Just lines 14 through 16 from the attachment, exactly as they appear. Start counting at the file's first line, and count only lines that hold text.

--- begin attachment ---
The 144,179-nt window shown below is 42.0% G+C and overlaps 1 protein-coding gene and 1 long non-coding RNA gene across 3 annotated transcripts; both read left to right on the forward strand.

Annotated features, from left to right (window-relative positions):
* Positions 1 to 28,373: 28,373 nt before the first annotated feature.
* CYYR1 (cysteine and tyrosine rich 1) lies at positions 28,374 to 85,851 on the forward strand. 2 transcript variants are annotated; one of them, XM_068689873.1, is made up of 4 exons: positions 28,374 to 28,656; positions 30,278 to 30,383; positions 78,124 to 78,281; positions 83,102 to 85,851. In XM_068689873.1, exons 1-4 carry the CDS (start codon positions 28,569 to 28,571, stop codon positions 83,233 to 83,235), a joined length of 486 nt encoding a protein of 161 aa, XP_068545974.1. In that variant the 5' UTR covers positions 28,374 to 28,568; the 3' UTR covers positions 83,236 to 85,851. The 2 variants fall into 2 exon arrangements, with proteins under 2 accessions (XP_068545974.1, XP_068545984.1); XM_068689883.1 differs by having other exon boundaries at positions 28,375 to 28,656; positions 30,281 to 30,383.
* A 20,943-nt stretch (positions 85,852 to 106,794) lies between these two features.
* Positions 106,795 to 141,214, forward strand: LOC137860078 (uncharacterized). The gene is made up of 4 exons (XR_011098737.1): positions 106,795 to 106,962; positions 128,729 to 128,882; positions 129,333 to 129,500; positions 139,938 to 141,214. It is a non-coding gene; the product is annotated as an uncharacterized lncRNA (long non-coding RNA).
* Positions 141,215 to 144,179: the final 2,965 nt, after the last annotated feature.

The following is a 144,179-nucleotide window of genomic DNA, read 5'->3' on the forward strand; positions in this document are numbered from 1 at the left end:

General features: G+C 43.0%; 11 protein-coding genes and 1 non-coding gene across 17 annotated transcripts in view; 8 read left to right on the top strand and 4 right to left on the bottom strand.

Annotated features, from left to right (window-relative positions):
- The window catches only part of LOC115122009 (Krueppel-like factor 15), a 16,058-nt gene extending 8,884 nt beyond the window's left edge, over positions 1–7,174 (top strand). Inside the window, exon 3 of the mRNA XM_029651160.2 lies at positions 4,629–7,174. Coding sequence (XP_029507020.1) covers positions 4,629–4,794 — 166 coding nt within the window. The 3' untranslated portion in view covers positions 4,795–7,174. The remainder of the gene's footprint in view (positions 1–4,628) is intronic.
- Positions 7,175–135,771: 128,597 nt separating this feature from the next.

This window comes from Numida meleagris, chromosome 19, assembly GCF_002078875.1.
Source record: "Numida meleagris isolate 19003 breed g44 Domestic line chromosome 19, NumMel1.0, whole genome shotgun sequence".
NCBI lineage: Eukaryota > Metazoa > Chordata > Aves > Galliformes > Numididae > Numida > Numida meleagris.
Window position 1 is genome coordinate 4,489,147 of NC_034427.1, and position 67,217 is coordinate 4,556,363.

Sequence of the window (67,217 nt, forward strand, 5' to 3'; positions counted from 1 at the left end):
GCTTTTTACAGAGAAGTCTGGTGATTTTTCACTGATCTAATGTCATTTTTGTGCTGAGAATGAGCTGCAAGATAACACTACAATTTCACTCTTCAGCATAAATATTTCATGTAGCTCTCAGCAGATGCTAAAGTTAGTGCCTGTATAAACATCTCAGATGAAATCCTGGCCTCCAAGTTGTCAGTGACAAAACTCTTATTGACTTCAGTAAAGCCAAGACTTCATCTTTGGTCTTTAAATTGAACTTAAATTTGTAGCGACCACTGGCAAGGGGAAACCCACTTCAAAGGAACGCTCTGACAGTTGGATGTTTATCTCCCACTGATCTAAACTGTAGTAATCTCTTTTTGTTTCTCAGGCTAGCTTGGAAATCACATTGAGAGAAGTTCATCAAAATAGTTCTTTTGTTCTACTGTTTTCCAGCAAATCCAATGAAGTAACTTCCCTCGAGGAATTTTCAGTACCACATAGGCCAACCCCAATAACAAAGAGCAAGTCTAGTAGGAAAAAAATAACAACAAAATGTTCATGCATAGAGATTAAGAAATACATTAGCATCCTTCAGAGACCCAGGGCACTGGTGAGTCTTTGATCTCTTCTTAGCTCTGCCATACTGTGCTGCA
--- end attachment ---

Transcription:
Source record: "Numida meleagris isolate 19003 breed g44 Domestic line chromosome 19, NumMel1.0, whole genome shotgun sequence".
NCBI lineage: Eukaryota > Metazoa > Chordata > Aves > Galliformes > Numididae > Numida > Numida meleagris.
Window position 1 is genome coordinate 4,489,147 of NC_034427.1, and position 67,217 is coordinate 4,556,363.